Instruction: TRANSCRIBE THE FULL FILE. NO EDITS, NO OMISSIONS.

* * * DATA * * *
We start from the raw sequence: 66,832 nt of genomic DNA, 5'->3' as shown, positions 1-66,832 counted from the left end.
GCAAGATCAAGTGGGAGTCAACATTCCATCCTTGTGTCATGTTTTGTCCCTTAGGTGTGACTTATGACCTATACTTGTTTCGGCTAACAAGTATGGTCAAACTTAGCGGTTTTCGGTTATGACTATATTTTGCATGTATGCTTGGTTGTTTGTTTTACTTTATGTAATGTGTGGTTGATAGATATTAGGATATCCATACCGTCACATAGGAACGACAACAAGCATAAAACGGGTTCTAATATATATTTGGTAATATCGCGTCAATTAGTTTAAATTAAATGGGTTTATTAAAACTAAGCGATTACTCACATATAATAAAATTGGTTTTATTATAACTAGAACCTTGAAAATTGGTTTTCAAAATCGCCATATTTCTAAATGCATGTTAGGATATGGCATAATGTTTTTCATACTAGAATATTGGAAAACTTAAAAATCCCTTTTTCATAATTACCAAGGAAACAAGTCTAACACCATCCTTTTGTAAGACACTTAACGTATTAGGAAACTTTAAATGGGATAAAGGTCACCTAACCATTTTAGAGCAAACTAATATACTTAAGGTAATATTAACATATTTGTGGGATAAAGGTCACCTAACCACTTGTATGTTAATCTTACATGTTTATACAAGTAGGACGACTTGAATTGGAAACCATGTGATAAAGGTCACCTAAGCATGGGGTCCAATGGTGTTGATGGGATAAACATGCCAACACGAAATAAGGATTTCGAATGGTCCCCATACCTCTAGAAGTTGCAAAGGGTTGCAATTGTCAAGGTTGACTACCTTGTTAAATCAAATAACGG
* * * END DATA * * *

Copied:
We start from the raw sequence: 66,832 nt of genomic DNA, 5'->3' as shown, positions 1-66,832 counted from the left end.
GCAAGATCAAGTGGGAGTCAACATTCCATCCTTGTGTCATGTTTTGTCCCTTAGGTGTGACTTATGACCTATACTTGTTTCGGCTAACAAGTATGGTCAAACTTAGCGGTTTTCGGTTATGACTATATTTTGCATGTATGCTTGGTTGTTTGTTTTACTTTATGTAATGTGTGGTTGATAGATATTAGGATATCCATACCGTCACATAGGAACGACAACAAGCATAAAACGGGTTCTAATATATATTTGGTAATATCGCGTCAATTAGTTTAAATTAAATGGGTTTATTAAAACTAAGCGATTACTCACATATAATAAAATTGGTTTTATTATAACTAGAACCTTGAAAATTGGTTTTCAAAATCGCCATATTTCTAAATGCATGTTAGGATATGGCATAATGTTTTTCATACTAGAATATTGGAAAACTTAAAAATCCCTTTTTCATAATTACCAAGGAAACAAGTCTAACACCATCCTTTTGTAAGACACTTAACGTATTAGGAAACTTTAAATGGGATAAAGGTCACCTAACCATTTTAGAGCAAACTAATATACTTAAGGTAATATTAACATATTTGTGGGATAAAGGTCACCTAACCACTTGTATGTTAATCTTACATGTTTATACAAGTAGGACGACTTGAATTGGAAACCATGTGATAAAGGTCACCTAAGCATGGGGTCCAATGGTGTTGATGGGATAAACATGCCAACACGAAATAAGGATTTCGAATGGTCCCCATACCTCTAGAAGTTGCAAAGGGTTGCAATTGTCAAGGTTGACTACCTTGTTAAATCAAATAACGG